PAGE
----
ADMINISTRATORS appointed to Kilmore’s Colmont School were sacked this afternoon, with creditors voting to appoint a different firm, Cor Cordis.

More than 140 people attended the first creditors meeting via videolink, with parents, teachers and businesses who were owed money by the school attending.

Any creditors who lodged a claim for money owed to them were given voting rights at the meeting.

Skywriters Pty Ltd, who are landlords of the school after purchasing the land and buildings, requested a change in administrators from Ian Grant and Paul Langdon of insolvency firm Vince and Associates, who were appointed by the school’s former board on July 26.

A statement shown during the meeting from Chien-long Tai, a director of Skywriters Pty Ltd and Victorian International Enterprises Pty Ltd, said:

“The landlords continue to support the school returning to full operations.

“Given the above and failure of the current voluntary administrators to accept the landlords’ offer of support, the landlords consider that new administrators, who are prepared to consider rent relief and funding proposals, should be appointed.

“The landlords have requested that Rachel Burdett and Bruce Secatore of Cor Cordis provide their consent to act as voluntary administrators of the school and will seek a resolution for their appointment at the first creditors meeting for the school on Friday, 5 August, 2022.”

The proposal to replace administrators passed with 100 votes in favour, 34 against and 10 people abstaining.

The three-hour-plus meeting was riddled with IT issues, with creditors not being able to vote via a poll function, and people acting as proxies not being counted for all the people they represented.

At the outset of the meeting administrators from Vince and Associates listed all creditors who had submitted a claim and the amount owed to each – most were either teachers and staff owed entitlements or parents who had paid school fees.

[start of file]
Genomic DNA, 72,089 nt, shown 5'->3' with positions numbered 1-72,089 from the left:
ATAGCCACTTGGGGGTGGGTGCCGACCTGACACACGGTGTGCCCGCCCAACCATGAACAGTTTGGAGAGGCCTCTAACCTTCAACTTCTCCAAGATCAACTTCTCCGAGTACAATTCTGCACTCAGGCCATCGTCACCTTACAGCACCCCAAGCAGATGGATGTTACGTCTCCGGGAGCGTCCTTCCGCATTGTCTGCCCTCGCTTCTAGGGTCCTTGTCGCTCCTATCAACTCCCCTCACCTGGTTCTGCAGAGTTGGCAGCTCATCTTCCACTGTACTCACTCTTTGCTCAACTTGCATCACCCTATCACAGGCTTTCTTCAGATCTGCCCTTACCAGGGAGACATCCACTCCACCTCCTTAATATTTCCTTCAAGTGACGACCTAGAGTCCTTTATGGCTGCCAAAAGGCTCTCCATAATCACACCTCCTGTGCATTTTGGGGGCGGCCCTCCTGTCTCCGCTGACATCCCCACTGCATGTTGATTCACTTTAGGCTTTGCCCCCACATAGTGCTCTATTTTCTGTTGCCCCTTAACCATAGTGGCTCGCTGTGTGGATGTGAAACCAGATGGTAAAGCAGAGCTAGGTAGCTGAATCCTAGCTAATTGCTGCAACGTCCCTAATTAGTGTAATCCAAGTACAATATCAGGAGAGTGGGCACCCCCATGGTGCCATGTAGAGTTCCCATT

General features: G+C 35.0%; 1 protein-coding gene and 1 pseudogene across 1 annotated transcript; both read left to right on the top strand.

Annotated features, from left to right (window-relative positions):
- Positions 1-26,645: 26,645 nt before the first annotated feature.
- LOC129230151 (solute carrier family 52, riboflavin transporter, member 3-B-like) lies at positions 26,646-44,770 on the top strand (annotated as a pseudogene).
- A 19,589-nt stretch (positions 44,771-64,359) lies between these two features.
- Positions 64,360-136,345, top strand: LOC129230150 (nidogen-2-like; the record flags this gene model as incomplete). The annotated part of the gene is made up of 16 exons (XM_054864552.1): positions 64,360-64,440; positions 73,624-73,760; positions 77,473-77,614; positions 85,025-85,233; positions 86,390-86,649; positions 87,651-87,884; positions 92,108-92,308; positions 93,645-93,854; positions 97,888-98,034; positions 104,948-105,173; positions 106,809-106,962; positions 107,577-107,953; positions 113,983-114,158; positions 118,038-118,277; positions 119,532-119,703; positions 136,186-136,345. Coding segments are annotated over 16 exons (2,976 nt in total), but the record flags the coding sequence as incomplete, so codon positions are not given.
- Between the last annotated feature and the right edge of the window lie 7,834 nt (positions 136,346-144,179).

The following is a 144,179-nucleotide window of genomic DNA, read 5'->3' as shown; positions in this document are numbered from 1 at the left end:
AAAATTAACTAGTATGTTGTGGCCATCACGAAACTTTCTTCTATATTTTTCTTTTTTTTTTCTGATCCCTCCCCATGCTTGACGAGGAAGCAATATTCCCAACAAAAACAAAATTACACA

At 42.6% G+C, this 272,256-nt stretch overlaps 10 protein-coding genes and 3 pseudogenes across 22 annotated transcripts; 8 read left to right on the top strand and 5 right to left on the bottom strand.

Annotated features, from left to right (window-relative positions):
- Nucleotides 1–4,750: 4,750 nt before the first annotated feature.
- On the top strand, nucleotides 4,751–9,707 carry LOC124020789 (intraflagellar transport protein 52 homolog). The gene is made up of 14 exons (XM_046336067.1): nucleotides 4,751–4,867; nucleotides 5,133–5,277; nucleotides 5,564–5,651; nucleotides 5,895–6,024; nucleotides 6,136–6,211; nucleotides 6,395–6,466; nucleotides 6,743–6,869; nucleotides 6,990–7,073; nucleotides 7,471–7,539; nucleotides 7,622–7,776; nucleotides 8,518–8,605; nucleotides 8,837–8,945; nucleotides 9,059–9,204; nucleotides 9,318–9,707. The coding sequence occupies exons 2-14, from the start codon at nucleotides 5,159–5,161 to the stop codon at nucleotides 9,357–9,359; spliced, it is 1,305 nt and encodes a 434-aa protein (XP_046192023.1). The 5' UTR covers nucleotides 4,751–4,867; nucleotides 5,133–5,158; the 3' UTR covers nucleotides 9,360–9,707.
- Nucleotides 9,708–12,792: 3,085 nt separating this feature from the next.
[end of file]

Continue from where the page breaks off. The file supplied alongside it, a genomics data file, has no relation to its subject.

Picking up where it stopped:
The largest amount owed was to Skywriters and Victorian International Enterprises, which administrator Ian Grant said were owed more than $2 million in a combined claim.

Creditors then voted to appoint a committee of inspection, which would work with administrators through the insolvency process.

Creditors then had to nominate representatives for each group – teachers, parents, and other businesses.

Creditors were able to ask questions of the administrators, with many parents asking why security deposits they paid to the school for their children to start next year were not being included in their claim.

Administrators said the individual totals read out at the meeting were preliminary claims, and that they needed more time to go through the school’s bank account which included money from government funding, school fees and security deposits.

Mr Grant said creditors needed to show proof of their claim before administrators would add it to the total.

The meeting abruptly ended following the announcement of results from the vote to appoint a new administrator.


  1. At the end of the day it’s gone nothing will save it, the site is worth more for redevelopment into housing one has to ask how did it get into this mess

  2. The digital facilitation at this meeting by the old administrators was borderline incompetent and worth of a review by ASIC for compliance breaches.

    • You are being generous by saying “borderline” – it was an absolute farce of a meeting. Kind of sums up the whole saga really.

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